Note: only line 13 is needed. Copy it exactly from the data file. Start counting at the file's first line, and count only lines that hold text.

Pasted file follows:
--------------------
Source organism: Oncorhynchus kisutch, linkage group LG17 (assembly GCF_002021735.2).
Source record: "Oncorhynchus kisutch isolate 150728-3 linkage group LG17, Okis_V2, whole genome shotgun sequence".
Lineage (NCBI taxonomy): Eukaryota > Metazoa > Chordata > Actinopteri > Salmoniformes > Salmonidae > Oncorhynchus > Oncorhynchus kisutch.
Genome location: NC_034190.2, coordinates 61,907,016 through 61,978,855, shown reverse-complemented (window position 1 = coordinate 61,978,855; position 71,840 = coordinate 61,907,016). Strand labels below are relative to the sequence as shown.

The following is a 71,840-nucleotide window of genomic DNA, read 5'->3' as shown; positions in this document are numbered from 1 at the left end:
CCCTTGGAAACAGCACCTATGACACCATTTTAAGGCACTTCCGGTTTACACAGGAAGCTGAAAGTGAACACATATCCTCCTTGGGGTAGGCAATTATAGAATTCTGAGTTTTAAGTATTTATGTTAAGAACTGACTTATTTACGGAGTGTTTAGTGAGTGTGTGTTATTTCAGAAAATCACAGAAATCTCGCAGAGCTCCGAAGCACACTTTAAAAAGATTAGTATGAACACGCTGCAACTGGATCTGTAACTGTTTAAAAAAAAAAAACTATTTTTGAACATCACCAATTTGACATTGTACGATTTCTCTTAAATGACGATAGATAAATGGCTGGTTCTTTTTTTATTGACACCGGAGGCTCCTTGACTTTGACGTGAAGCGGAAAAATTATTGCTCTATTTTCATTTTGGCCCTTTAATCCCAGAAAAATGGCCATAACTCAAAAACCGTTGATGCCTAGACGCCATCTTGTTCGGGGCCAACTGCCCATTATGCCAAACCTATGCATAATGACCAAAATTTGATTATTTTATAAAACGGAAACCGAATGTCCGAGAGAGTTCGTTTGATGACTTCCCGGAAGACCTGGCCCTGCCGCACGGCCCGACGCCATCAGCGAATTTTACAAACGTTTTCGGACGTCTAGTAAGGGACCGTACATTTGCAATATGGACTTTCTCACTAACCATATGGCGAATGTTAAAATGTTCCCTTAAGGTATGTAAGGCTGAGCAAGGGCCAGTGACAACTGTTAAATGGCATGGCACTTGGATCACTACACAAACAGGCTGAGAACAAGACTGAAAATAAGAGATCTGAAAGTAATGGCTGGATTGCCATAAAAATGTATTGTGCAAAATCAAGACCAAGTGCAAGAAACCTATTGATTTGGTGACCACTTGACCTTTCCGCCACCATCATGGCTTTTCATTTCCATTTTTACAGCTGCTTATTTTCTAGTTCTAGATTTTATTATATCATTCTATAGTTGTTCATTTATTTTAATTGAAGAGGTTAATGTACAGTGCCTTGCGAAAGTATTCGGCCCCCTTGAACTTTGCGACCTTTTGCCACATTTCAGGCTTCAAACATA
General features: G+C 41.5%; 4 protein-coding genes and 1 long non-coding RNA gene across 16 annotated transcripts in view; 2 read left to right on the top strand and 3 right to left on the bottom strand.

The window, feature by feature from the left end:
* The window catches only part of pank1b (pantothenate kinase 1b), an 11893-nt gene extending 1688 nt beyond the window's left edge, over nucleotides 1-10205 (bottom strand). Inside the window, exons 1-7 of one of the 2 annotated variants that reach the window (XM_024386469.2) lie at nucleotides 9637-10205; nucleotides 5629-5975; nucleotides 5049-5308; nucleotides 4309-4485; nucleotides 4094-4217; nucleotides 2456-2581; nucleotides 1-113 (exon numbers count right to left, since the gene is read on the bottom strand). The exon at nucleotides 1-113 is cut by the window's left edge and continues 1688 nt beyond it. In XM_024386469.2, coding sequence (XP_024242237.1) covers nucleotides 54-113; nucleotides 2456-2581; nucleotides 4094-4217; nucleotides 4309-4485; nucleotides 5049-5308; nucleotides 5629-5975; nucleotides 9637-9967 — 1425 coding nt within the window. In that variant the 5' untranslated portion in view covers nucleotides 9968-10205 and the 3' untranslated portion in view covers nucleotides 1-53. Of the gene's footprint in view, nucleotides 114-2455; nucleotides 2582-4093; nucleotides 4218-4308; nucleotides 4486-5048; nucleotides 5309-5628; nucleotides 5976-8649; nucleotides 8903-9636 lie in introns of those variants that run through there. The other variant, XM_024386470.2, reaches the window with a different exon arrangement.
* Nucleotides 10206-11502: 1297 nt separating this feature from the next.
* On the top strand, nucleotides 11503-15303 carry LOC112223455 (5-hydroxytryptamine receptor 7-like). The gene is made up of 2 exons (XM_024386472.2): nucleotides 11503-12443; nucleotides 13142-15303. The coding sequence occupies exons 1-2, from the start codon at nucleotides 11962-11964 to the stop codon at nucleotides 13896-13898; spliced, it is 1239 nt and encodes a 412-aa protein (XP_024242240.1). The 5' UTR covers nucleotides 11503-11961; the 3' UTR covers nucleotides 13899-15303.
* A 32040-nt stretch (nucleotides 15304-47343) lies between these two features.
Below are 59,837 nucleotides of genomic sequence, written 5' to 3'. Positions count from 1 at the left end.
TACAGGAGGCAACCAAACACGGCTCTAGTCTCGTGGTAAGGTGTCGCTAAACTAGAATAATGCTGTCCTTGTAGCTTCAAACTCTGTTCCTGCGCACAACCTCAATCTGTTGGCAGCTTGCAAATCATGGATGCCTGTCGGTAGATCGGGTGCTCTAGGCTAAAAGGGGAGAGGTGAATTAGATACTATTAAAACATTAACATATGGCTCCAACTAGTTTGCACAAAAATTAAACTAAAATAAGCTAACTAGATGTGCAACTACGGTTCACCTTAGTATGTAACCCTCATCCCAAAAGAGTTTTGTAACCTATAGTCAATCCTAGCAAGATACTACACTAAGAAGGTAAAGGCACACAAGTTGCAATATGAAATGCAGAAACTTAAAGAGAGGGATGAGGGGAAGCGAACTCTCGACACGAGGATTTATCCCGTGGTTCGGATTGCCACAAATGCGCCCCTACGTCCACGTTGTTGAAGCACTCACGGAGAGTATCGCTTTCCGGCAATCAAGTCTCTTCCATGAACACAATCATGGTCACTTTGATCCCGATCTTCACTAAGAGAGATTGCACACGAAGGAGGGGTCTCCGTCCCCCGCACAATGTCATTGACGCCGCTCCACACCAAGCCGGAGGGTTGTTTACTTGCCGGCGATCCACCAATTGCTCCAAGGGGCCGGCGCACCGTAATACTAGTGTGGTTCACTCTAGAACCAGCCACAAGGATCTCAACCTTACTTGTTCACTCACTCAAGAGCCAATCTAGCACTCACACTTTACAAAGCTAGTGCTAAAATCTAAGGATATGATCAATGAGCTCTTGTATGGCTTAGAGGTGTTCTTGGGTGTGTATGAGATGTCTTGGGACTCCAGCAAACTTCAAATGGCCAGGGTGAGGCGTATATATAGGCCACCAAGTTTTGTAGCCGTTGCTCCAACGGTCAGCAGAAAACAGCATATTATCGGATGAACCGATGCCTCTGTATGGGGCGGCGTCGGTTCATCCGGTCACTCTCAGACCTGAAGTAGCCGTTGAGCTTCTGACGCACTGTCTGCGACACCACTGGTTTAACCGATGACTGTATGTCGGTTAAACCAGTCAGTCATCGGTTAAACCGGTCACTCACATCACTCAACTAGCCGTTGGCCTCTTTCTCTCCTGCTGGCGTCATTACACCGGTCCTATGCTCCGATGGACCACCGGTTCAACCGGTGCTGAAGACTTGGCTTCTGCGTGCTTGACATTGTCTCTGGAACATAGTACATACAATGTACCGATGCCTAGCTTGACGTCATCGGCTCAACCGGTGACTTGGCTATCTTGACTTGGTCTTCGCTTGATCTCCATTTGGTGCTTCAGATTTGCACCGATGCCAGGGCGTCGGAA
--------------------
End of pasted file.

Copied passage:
Below are 59,837 nucleotides of genomic sequence, written 5' to 3'. Positions count from 1 at the left end.